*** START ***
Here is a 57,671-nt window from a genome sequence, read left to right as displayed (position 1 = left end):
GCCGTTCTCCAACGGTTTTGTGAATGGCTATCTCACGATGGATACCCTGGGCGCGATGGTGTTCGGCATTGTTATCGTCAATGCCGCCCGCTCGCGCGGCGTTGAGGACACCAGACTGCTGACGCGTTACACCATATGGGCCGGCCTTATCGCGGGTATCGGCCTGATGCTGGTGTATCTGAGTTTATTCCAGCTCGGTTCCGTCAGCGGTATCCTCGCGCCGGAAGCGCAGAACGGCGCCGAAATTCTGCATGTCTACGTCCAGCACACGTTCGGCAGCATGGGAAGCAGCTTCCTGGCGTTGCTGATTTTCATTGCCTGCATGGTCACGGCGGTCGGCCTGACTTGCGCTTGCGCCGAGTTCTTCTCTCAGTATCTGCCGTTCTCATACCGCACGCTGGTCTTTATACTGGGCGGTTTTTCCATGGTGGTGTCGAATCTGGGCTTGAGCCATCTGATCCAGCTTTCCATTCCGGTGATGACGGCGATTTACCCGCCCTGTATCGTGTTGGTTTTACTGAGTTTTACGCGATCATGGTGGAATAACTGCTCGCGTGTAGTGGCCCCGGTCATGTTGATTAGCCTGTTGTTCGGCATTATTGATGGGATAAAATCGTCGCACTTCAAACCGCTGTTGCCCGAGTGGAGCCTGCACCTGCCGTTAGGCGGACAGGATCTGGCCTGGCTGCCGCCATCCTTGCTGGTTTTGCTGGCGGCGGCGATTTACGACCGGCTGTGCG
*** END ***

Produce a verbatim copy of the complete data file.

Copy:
Here is a 57,671-nt window from a genome sequence, read left to right as displayed (position 1 = left end):
GCCGTTCTCCAACGGTTTTGTGAATGGCTATCTCACGATGGATACCCTGGGCGCGATGGTGTTCGGCATTGTTATCGTCAATGCCGCCCGCTCGCGCGGCGTTGAGGACACCAGACTGCTGACGCGTTACACCATATGGGCCGGCCTTATCGCGGGTATCGGCCTGATGCTGGTGTATCTGAGTTTATTCCAGCTCGGTTCCGTCAGCGGTATCCTCGCGCCGGAAGCGCAGAACGGCGCCGAAATTCTGCATGTCTACGTCCAGCACACGTTCGGCAGCATGGGAAGCAGCTTCCTGGCGTTGCTGATTTTCATTGCCTGCATGGTCACGGCGGTCGGCCTGACTTGCGCTTGCGCCGAGTTCTTCTCTCAGTATCTGCCGTTCTCATACCGCACGCTGGTCTTTATACTGGGCGGTTTTTCCATGGTGGTGTCGAATCTGGGCTTGAGCCATCTGATCCAGCTTTCCATTCCGGTGATGACGGCGATTTACCCGCCCTGTATCGTGTTGGTTTTACTGAGTTTTACGCGATCATGGTGGAATAACTGCTCGCGTGTAGTGGCCCCGGTCATGTTGATTAGCCTGTTGTTCGGCATTATTGATGGGATAAAATCGTCGCACTTCAAACCGCTGTTGCCCGAGTGGAGCCTGCACCTGCCGTTAGGCGGACAGGATCTGGCCTGGCTGCCGCCATCCTTGCTGGTTTTGCTGGCGGCGGCGATTTACGACCGGCTGTGCG